The Plano City Council meeting on October 10 was abnormally long, sitting at over three and a half hours. Most of that time was spent discussing public comments and issues brought forth by residents. Due to the large number of speakers, each person was only given one minute and 30 seconds to speak. 

Here are five things you need to know:

Los Rios and Jupiter 

The development of a new affordable housing project Los Rios and Jupiter has brought a lot of angry residents. The developer won their appeal in a rezoning case in September, which allowed them to move ahead with an 80-unit complex, despite disapproval from Plano Planning and Zoning. Ten residents spoke during the public comment section against the development citing traffic and safety concerns, along with the devaluation of neighboring homes. Many of the speakers asked council members to revisit the plans for development and voiced their frustration. Another resident questioned why there are no property rights for those who already live there.

“Why can’t I be treated like every other resident,” one resident questioned. “Why can’t anyone listen to me?”

The city council did not speak on the issue but did explain that alternate locations were proposed but not accepted by the applicant. 

Eminent domain on Montessori Children’s Home

The montessori school on Hedgcoxe Road is backing up to a creek and treeline that enclose and create a private, safe playground area for students. But the city of Plano wants the land to finish the Preston Ridge Trail, which would connect Frisco to Plano, and Plano to Dallas. Parents, teachers and staff members voiced their concern about the trail being located so close to the school. Safety concerns were the biggest topic of the night when it came to the eminent domain placed on the school’s grounds. Many parents explained they chose the school because it is far more secluded and private than other schools, and they feel that makes their children safer. 

“We are not against transformation in Plano, but we don’t want to expose our children to safety issues,” one parent said. 

The school has also exceeded demands and has been planning to add more space for students to learn. However, the trail would take that space from the school to expand. Some parents also discussed the fact that children need time to learn outdoors as it is vital for education. But with the trail being so close many feel that safety is a concern for children playing outdoors. Several of the parents demanded the city council find an alternative solution in order to put children’s education in front of development.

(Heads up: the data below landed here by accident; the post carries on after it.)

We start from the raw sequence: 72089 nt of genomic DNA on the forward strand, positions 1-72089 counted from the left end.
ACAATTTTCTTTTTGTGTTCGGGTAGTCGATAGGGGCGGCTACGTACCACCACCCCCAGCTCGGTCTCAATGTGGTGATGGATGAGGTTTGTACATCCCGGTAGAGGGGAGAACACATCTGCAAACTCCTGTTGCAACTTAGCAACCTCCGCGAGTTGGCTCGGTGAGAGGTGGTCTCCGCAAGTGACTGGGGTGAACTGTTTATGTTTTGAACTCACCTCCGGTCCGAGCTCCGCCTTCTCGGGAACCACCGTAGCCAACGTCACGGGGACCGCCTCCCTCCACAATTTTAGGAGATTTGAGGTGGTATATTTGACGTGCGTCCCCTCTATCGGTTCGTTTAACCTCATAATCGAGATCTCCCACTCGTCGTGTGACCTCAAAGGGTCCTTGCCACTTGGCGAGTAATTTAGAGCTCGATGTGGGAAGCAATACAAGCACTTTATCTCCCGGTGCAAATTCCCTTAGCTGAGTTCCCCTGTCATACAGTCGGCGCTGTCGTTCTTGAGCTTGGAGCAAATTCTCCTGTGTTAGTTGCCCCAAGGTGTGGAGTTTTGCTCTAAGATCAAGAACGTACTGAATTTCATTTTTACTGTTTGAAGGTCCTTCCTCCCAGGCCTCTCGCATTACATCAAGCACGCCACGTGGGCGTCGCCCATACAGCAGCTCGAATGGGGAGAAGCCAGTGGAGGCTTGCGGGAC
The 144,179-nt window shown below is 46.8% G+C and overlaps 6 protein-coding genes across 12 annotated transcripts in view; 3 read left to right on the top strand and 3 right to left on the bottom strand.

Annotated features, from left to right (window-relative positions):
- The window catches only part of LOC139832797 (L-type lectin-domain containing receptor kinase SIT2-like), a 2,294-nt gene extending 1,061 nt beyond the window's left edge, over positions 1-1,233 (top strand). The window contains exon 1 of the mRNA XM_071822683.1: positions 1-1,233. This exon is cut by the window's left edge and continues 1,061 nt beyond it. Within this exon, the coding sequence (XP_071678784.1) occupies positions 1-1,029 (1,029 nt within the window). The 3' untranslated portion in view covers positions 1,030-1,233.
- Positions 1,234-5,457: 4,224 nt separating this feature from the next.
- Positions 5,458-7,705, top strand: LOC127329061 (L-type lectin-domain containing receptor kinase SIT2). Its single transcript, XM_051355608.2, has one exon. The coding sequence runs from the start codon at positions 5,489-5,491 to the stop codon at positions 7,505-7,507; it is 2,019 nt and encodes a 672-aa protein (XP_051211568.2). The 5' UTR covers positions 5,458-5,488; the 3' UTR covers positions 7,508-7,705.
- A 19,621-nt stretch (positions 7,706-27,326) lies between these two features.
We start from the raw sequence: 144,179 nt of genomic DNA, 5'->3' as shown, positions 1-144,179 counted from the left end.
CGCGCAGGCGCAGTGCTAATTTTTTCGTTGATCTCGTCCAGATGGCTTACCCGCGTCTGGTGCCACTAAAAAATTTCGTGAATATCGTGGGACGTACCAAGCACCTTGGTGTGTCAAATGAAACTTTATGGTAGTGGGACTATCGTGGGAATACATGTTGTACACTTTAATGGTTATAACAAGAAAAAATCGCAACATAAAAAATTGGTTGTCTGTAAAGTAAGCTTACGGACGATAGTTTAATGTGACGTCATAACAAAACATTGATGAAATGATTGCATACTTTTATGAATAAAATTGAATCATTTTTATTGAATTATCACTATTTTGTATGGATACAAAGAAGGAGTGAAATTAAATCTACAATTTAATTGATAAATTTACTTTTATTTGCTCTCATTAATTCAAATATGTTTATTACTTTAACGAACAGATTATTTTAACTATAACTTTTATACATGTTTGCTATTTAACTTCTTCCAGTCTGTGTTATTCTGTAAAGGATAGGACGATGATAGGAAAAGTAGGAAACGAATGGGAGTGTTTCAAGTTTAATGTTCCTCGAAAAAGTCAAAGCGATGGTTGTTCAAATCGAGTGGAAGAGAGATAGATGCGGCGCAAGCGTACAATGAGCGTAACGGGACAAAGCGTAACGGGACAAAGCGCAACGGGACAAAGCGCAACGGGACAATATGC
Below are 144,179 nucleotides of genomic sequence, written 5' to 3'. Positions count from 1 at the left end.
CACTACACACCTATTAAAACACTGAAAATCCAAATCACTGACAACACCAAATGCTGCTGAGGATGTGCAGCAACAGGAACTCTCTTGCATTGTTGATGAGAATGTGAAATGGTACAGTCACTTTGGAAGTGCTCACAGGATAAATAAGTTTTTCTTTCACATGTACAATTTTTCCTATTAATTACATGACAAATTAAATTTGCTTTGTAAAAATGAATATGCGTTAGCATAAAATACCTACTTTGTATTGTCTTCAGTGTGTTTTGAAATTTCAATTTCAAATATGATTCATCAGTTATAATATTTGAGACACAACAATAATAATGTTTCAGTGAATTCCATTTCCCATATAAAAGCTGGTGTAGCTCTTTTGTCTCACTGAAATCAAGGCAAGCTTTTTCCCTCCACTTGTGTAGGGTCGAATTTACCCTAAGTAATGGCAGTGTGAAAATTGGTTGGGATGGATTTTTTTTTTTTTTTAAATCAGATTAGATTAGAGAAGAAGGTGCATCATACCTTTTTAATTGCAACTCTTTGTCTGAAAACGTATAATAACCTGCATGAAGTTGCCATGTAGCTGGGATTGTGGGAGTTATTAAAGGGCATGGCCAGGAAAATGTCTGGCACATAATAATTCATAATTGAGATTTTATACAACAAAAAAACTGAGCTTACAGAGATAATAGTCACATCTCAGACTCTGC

H-E-B Plano

One resident came to the council to share his frustrations with H-E-B coming to North Texas, especially Plano. He explained that the grocery store is not in alignment with the culture of the area, and it will take away from other businesses. The speaker is also frustrated with the amount of traffic that the new store will bring to the area. Finally, the individual claimed that high-income housing will be negatively affected once the store is built, but did not give examples of how. 

Police/ School Resource Officer Program

Plano City Council voted to renew the interlocal agreement by and between the city of Plano, Texas and the Frisco Independent School District for the operation of the police and school resource officer program. These individuals interact with students, teachers and administrators on a daily basis, and build relationships with the students to create positive influence. It was recommended the contract with Frisco Independent School District be renewed for the 2022-2023 school year. City council voted unanimously to pass the proposed renewal. 

Short term-rentals 

Short-term-rentals were a hot topic at the Monday meeting, and residents voiced their concerns about the rentals in Plano. Some speakers claimed they have seen a large number of parties and drug use in their neighborhoods. In recent events of a sex-trafficking ring in one of these houses, many want to see these rentals banned outright. City council members are working with attorneys to avoid any kind of lawsuits. There were more than 20 individuals with the Texas Neighborhood Coalition of Plano who spoke at the meeting. No decision was made, but city council members will continue to weigh their options. Local Profile will continue to update this issue. 

If you missed the meeting on October 10, or want to watch it again visit planotx.gov.